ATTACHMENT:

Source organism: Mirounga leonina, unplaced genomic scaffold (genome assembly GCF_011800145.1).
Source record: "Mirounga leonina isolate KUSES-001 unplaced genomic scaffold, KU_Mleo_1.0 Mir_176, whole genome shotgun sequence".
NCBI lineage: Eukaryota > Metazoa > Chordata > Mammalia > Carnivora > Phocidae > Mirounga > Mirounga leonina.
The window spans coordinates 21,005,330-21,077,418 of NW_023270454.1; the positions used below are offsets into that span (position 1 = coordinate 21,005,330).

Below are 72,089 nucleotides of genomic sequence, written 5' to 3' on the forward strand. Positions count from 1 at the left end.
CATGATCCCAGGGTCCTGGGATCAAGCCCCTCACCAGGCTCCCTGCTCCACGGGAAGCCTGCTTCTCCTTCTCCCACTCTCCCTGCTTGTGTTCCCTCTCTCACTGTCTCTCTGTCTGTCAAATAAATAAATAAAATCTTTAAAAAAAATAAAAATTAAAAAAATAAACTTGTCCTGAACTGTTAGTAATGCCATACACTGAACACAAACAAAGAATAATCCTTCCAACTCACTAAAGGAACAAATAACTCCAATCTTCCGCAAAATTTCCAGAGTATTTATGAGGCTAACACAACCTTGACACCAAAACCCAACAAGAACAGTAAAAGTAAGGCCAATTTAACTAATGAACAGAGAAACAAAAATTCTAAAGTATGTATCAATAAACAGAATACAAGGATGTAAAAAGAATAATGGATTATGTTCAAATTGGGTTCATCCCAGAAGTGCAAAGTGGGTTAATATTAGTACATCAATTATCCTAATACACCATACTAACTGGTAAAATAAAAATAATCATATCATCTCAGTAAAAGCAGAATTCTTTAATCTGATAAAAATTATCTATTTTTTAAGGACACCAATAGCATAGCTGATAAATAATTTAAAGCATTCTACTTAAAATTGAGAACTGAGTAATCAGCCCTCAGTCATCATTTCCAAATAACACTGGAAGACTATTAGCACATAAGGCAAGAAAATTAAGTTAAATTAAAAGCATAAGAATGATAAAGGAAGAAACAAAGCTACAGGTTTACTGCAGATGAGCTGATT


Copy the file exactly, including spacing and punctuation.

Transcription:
Source organism: Mirounga leonina, unplaced genomic scaffold (genome assembly GCF_011800145.1).
Source record: "Mirounga leonina isolate KUSES-001 unplaced genomic scaffold, KU_Mleo_1.0 Mir_176, whole genome shotgun sequence".
NCBI lineage: Eukaryota > Metazoa > Chordata > Mammalia > Carnivora > Phocidae > Mirounga > Mirounga leonina.
The window spans coordinates 21,005,330-21,077,418 of NW_023270454.1; the positions used below are offsets into that span (position 1 = coordinate 21,005,330).

Below are 72,089 nucleotides of genomic sequence, written 5' to 3' on the forward strand. Positions count from 1 at the left end.
CATGATCCCAGGGTCCTGGGATCAAGCCCCTCACCAGGCTCCCTGCTCCACGGGAAGCCTGCTTCTCCTTCTCCCACTCTCCCTGCTTGTGTTCCCTCTCTCACTGTCTCTCTGTCTGTCAAATAAATAAATAAAATCTTTAAAAAAAATAAAAATTAAAAAAATAAACTTGTCCTGAACTGTTAGTAATGCCATACACTGAACACAAACAAAGAATAATCCTTCCAACTCACTAAAGGAACAAATAACTCCAATCTTCCGCAAAATTTCCAGAGTATTTATGAGGCTAACACAACCTTGACACCAAAACCCAACAAGAACAGTAAAAGTAAGGCCAATTTAACTAATGAACAGAGAAACAAAAATTCTAAAGTATGTATCAATAAACAGAATACAAGGATGTAAAAAGAATAATGGATTATGTTCAAATTGGGTTCATCCCAGAAGTGCAAAGTGGGTTAATATTAGTACATCAATTATCCTAATACACCATACTAACTGGTAAAATAAAAATAATCATATCATCTCAGTAAAAGCAGAATTCTTTAATCTGATAAAAATTATCTATTTTTTAAGGACACCAATAGCATAGCTGATAAATAATTTAAAGCATTCTACTTAAAATTGAGAACTGAGTAATCAGCCCTCAGTCATCATTTCCAAATAACACTGGAAGACTATTAGCACATAAGGCAAGAAAATTAAGTTAAATTAAAAGCATAAGAATGATAAAGGAAGAAACAAAGCTACAGGTTTACTGCAGATGAGCTGATT